What is the Streisand Effect?
The Streisand Effect refers to a situation where information becomes more public despite - and even as a result of - attempts to hide or censor it. With the easy access to information provided by today's high-tech systems, information hiding has become more difficult. In addition, global connectivity through networks and the Internet has enabled information to be disseminated wider and faster than ever before.
All types of information are susceptible to the Streisand Effect. This includes technical elements such as access keys, visual images, audio and video. In some cases, data is sensitive due to criminal charges or scandals that may be related.
The Streisand effect is named after the American actress and entertainer Barbra Streisand. Experts attribute the term to Streisand's 2003 efforts to hide information about her home in Malibu, California, which included a lawsuit against the California Coastal Records Project, a grassroots project that offers views of the entire California Pacific coast. Pictures of home and other information generated more publicity as a result of Streisand's attempts to hide them.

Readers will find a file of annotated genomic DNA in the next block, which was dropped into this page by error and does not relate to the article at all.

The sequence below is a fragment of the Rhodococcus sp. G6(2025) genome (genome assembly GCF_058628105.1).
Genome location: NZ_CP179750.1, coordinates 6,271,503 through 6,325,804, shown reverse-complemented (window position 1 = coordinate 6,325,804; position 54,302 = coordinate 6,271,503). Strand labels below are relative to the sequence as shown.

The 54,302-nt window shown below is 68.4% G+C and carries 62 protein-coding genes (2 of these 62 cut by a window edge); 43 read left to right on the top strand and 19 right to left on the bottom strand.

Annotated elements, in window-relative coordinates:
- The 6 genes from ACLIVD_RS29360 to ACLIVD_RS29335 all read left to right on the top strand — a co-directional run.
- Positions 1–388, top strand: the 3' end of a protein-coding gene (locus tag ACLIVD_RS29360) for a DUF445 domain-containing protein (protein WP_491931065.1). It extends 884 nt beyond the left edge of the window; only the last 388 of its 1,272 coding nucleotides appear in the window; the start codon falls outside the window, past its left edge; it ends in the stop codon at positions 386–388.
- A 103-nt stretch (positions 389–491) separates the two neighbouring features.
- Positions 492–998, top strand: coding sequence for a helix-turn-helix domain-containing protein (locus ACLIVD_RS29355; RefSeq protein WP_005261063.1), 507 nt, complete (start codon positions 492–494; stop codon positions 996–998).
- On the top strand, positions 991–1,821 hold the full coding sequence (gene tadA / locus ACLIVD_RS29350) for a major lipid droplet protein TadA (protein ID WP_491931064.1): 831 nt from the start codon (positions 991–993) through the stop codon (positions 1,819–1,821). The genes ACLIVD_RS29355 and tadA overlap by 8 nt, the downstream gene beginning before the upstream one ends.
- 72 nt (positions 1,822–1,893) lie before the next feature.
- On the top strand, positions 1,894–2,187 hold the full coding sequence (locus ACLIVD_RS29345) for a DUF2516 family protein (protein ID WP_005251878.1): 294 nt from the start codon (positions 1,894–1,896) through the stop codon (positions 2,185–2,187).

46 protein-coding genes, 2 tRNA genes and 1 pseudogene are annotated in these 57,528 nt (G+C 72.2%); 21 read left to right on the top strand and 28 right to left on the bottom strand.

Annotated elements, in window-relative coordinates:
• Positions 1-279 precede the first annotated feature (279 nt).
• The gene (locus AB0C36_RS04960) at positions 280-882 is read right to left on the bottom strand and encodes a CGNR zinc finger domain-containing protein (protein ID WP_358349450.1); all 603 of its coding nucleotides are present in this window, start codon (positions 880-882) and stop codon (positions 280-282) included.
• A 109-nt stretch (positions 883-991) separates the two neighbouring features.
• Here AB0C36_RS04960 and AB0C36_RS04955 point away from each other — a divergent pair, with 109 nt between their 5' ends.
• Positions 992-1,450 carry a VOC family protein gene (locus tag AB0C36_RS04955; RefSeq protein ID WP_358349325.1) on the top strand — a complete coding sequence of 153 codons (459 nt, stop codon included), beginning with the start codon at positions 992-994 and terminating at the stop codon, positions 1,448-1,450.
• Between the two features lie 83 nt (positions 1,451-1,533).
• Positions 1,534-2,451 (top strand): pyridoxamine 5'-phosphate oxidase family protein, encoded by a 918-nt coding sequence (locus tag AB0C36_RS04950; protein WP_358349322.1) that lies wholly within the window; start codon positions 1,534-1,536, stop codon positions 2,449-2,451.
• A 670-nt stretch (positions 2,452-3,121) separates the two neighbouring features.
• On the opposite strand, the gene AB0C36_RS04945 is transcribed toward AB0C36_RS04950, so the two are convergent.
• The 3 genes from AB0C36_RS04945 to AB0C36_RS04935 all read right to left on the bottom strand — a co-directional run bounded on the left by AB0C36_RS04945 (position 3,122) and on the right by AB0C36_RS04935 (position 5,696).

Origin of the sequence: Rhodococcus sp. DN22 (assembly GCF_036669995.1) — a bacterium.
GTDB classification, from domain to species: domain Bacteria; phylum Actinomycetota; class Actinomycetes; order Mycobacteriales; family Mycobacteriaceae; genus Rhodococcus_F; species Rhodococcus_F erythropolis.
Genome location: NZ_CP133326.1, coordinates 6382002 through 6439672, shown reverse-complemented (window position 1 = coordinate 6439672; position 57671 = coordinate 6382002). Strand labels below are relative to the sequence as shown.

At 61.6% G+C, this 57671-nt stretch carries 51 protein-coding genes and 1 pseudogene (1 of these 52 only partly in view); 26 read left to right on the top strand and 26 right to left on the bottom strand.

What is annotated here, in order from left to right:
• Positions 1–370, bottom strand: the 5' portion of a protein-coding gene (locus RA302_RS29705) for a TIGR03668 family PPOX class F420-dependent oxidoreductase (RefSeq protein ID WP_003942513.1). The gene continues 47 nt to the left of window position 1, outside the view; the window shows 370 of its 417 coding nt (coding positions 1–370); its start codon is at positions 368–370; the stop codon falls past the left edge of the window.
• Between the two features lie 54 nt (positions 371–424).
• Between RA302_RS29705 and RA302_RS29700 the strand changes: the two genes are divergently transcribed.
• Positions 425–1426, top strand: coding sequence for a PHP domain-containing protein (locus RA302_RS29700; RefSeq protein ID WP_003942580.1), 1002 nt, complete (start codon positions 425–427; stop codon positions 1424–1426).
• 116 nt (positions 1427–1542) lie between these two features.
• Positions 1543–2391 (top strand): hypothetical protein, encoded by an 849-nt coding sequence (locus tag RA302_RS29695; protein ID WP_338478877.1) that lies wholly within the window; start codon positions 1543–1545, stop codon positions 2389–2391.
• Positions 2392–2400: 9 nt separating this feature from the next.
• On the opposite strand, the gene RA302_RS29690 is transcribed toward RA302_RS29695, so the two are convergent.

In many cases, if certain information cannot be effectively deleted from IP networks and social platforms, it has the potential to go viral on the internet. There is often an element of retaliation in these situations; People who believe that censored or hidden information should be freely available could quickly make that information available to a wider digital audience. Popular examples of the Streisand Effect include viral video and other attempts to make sensitive data entertaining to enable online replication.
Previous examples of the Streisand Effect should be enlightening to governments, private companies, or other groups or agencies seeking to censor or block access to data. The rule here is that without complete control over a piece of data, efforts to hide it will often result in much more publicity than if it was left open.